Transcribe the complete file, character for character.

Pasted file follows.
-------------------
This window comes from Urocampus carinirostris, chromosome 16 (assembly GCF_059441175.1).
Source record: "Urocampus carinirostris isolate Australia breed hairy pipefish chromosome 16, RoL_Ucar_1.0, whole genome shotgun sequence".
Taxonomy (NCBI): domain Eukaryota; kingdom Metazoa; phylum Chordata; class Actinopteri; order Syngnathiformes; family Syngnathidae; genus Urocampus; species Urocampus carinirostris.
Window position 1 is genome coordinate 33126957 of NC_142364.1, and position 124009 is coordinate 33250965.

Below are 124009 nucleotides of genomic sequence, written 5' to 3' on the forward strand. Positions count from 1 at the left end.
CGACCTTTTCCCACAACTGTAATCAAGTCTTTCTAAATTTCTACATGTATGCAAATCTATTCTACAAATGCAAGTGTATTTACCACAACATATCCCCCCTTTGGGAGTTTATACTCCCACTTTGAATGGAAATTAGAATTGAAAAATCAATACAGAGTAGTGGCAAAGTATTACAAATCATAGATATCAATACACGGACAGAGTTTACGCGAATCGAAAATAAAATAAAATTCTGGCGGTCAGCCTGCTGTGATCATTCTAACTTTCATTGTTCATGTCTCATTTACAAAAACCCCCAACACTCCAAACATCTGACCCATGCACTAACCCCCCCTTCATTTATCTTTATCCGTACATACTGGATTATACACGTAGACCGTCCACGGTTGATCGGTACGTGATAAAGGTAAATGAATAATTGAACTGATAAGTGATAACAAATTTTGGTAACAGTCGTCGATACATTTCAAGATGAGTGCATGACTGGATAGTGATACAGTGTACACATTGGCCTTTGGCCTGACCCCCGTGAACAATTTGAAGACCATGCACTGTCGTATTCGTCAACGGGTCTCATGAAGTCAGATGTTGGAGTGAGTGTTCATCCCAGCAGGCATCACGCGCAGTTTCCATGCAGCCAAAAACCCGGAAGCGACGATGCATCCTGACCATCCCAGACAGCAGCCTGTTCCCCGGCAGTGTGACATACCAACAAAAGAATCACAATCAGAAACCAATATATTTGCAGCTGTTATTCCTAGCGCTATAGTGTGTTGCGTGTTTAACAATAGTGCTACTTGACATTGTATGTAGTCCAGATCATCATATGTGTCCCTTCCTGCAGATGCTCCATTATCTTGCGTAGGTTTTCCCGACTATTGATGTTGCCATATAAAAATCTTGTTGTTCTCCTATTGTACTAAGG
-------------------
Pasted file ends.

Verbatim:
This window comes from Urocampus carinirostris, chromosome 16 (assembly GCF_059441175.1).
Source record: "Urocampus carinirostris isolate Australia breed hairy pipefish chromosome 16, RoL_Ucar_1.0, whole genome shotgun sequence".
Taxonomy (NCBI): domain Eukaryota; kingdom Metazoa; phylum Chordata; class Actinopteri; order Syngnathiformes; family Syngnathidae; genus Urocampus; species Urocampus carinirostris.
Window position 1 is genome coordinate 33126957 of NC_142364.1, and position 124009 is coordinate 33250965.

Below are 124009 nucleotides of genomic sequence, written 5' to 3' on the forward strand. Positions count from 1 at the left end.
CGACCTTTTCCCACAACTGTAATCAAGTCTTTCTAAATTTCTACATGTATGCAAATCTATTCTACAAATGCAAGTGTATTTACCACAACATATCCCCCCTTTGGGAGTTTATACTCCCACTTTGAATGGAAATTAGAATTGAAAAATCAATACAGAGTAGTGGCAAAGTATTACAAATCATAGATATCAATACACGGACAGAGTTTACGCGAATCGAAAATAAAATAAAATTCTGGCGGTCAGCCTGCTGTGATCATTCTAACTTTCATTGTTCATGTCTCATTTACAAAAACCCCCAACACTCCAAACATCTGACCCATGCACTAACCCCCCCTTCATTTATCTTTATCCGTACATACTGGATTATACACGTAGACCGTCCACGGTTGATCGGTACGTGATAAAGGTAAATGAATAATTGAACTGATAAGTGATAACAAATTTTGGTAACAGTCGTCGATACATTTCAAGATGAGTGCATGACTGGATAGTGATACAGTGTACACATTGGCCTTTGGCCTGACCCCCGTGAACAATTTGAAGACCATGCACTGTCGTATTCGTCAACGGGTCTCATGAAGTCAGATGTTGGAGTGAGTGTTCATCCCAGCAGGCATCACGCGCAGTTTCCATGCAGCCAAAAACCCGGAAGCGACGATGCATCCTGACCATCCCAGACAGCAGCCTGTTCCCCGGCAGTGTGACATACCAACAAAAGAATCACAATCAGAAACCAATATATTTGCAGCTGTTATTCCTAGCGCTATAGTGTGTTGCGTGTTTAACAATAGTGCTACTTGACATTGTATGTAGTCCAGATCATCATATGTGTCCCTTCCTGCAGATGCTCCATTATCTTGCGTAGGTTTTCCCGACTATTGATGTTGCCATATAAAAATCTTGTTGTTCTCCTATTGTACTAAGG